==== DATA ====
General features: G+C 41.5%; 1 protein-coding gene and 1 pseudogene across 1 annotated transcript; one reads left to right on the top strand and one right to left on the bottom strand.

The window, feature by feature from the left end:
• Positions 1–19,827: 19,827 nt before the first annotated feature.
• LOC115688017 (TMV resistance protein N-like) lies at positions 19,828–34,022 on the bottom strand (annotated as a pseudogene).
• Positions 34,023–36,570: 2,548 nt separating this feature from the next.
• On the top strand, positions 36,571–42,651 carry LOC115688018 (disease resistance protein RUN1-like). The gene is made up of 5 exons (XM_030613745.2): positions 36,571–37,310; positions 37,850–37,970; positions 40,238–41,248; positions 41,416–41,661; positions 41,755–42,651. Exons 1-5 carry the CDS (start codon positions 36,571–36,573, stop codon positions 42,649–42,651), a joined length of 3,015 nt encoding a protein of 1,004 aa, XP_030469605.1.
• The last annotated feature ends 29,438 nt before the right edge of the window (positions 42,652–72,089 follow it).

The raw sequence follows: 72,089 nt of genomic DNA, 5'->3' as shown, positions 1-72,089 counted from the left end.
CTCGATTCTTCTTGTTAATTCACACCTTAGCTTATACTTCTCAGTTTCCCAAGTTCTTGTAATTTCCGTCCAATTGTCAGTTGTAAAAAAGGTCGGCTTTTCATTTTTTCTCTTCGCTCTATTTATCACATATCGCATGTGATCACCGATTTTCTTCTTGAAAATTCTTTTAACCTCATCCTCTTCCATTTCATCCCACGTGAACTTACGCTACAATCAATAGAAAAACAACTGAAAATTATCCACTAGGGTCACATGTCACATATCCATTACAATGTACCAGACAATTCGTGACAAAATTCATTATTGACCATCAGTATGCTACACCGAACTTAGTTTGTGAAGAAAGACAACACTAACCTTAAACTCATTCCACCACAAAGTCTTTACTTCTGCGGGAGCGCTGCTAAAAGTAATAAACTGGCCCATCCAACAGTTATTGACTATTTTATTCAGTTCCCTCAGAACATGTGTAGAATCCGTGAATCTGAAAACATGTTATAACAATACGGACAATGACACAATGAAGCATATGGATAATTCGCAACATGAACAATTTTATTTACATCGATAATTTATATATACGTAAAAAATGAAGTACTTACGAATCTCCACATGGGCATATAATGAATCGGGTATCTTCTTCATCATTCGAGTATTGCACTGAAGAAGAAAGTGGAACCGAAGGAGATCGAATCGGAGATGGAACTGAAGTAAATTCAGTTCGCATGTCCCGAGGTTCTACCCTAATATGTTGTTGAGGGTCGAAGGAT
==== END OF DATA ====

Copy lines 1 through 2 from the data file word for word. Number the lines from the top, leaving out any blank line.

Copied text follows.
General features: G+C 41.5%; 1 protein-coding gene and 1 pseudogene across 1 annotated transcript; one reads left to right on the top strand and one right to left on the bottom strand.

The window, feature by feature from the left end: